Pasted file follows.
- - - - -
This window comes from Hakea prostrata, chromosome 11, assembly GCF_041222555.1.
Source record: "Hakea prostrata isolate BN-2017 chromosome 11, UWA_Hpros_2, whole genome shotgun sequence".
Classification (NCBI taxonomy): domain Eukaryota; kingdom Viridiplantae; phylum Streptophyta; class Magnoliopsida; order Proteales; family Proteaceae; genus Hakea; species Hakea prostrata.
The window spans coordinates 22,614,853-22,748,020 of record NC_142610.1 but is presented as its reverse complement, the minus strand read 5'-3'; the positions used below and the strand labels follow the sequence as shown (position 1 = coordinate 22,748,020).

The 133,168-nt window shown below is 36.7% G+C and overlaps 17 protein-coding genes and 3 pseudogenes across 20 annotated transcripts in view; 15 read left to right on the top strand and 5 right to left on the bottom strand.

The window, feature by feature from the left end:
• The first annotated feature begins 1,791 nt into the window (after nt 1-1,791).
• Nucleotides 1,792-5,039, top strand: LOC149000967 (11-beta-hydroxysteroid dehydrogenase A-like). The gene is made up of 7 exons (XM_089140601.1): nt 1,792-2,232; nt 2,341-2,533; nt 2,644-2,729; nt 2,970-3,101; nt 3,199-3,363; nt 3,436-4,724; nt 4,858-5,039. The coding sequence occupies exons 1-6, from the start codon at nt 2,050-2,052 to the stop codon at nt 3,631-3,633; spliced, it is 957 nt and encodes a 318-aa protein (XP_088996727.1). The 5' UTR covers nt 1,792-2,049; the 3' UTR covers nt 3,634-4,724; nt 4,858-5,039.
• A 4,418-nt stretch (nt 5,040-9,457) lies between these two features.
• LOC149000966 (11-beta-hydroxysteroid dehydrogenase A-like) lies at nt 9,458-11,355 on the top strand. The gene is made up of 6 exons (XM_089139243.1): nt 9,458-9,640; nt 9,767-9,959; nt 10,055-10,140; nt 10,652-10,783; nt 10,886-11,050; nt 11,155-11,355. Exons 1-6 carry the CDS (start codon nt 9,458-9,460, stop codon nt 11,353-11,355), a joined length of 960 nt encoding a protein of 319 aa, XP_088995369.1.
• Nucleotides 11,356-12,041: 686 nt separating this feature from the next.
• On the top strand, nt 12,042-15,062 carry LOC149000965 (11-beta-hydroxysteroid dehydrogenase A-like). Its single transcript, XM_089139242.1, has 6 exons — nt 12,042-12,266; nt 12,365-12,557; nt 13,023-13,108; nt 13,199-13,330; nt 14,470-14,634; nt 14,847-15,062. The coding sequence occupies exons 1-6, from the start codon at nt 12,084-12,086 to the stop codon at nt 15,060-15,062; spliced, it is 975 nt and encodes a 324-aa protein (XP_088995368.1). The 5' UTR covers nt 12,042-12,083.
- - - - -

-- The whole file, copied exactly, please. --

This window comes from Hakea prostrata, chromosome 11, assembly GCF_041222555.1.
Source record: "Hakea prostrata isolate BN-2017 chromosome 11, UWA_Hpros_2, whole genome shotgun sequence".
Classification (NCBI taxonomy): domain Eukaryota; kingdom Viridiplantae; phylum Streptophyta; class Magnoliopsida; order Proteales; family Proteaceae; genus Hakea; species Hakea prostrata.
The window spans coordinates 22,614,853-22,748,020 of record NC_142610.1 but is presented as its reverse complement, the minus strand read 5'-3'; the positions used below and the strand labels follow the sequence as shown (position 1 = coordinate 22,748,020).

The 133,168-nt window shown below is 36.7% G+C and overlaps 17 protein-coding genes and 3 pseudogenes across 20 annotated transcripts in view; 15 read left to right on the top strand and 5 right to left on the bottom strand.

The window, feature by feature from the left end:
• The first annotated feature begins 1,791 nt into the window (after nt 1-1,791).
• Nucleotides 1,792-5,039, top strand: LOC149000967 (11-beta-hydroxysteroid dehydrogenase A-like). The gene is made up of 7 exons (XM_089140601.1): nt 1,792-2,232; nt 2,341-2,533; nt 2,644-2,729; nt 2,970-3,101; nt 3,199-3,363; nt 3,436-4,724; nt 4,858-5,039. The coding sequence occupies exons 1-6, from the start codon at nt 2,050-2,052 to the stop codon at nt 3,631-3,633; spliced, it is 957 nt and encodes a 318-aa protein (XP_088996727.1). The 5' UTR covers nt 1,792-2,049; the 3' UTR covers nt 3,634-4,724; nt 4,858-5,039.
• A 4,418-nt stretch (nt 5,040-9,457) lies between these two features.
• LOC149000966 (11-beta-hydroxysteroid dehydrogenase A-like) lies at nt 9,458-11,355 on the top strand. The gene is made up of 6 exons (XM_089139243.1): nt 9,458-9,640; nt 9,767-9,959; nt 10,055-10,140; nt 10,652-10,783; nt 10,886-11,050; nt 11,155-11,355. Exons 1-6 carry the CDS (start codon nt 9,458-9,460, stop codon nt 11,353-11,355), a joined length of 960 nt encoding a protein of 319 aa, XP_088995369.1.
• Nucleotides 11,356-12,041: 686 nt separating this feature from the next.
• On the top strand, nt 12,042-15,062 carry LOC149000965 (11-beta-hydroxysteroid dehydrogenase A-like). Its single transcript, XM_089139242.1, has 6 exons — nt 12,042-12,266; nt 12,365-12,557; nt 13,023-13,108; nt 13,199-13,330; nt 14,470-14,634; nt 14,847-15,062. The coding sequence occupies exons 1-6, from the start codon at nt 12,084-12,086 to the stop codon at nt 15,060-15,062; spliced, it is 975 nt and encodes a 324-aa protein (XP_088995368.1). The 5' UTR covers nt 12,042-12,083.